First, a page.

When he finally paid money to the soldier, several other soldiers appeared and seized Ditson, whom they proceeded to tar and feather. However, instead of entrapment, the soldier swore in his affidavit that it was a case of a rebel trying to obtain arms and urging a soldier to desert. The citizen said “that he would buy more Firelocks of the Deponent, and as many as he could get any other Soldier to sell him…”11
The British were wise to the American game, and the following ammunition seizure reported from Boston also alleged that soldiers killed people along the road:
The Neck Guard seized 13,425 musket cartridges with ball, (we suppose through the information of some dirty scoundrel, of which we have now many among us) and about 300 lb. of ball, which we were carrying into the country—this was private property. —The owner applied to the General first, but he absolutely refused to deliver it.12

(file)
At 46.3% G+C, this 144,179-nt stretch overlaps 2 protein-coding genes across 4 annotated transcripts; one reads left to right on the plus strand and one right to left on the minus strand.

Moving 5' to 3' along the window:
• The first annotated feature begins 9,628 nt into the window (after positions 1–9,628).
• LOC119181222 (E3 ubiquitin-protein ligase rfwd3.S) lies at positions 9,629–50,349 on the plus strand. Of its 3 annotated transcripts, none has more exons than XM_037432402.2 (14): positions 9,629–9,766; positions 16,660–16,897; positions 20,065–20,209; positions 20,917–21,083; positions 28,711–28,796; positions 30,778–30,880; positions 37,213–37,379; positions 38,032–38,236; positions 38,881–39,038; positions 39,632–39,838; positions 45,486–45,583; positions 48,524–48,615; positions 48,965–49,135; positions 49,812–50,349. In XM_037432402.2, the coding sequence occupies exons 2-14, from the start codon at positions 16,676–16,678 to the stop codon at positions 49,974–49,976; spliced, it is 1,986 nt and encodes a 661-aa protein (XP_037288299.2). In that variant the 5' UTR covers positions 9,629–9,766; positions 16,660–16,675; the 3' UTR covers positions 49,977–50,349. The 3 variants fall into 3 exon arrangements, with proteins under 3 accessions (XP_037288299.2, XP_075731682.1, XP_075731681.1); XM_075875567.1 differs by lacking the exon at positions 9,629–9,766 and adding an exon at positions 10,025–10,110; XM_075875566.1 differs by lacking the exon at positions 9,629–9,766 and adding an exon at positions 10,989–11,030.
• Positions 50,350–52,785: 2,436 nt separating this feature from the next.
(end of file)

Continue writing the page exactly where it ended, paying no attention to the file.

The Revolutionary War was sparked when militiamen exercising at Lexington refused to give up their arms. The widely published American account of April 19, 1775, began with the order shouted by a British officer:
“Disperse you Rebels—Damn you. throw down your Arms and disperse.” Upon which the Troops huzz'd, and immediately one or two Officers discharged their Pistols, which were instantaneously followed by the Firing of four or five of the Soldiers, then there seemed to be a general discharge from the whole Body.13
Three days later Gen. Gage represented to the Selectmen of Boston that “there was a large body of men in arms” hostilely assembled, and that the inhabitants could be injured if the soldiers attacked.14 The next day a town committee met with Gage, who promised “that upon the inhabitants in general lodging their arms in Faneuil Hall, or any other convenient place, under the care of the Selectmen, marked with the names of the respective owners, that all such inhabitants as are inclined, may depart from the town… And that the arms aforesaid at a suitable time would be return'd to the owners.”15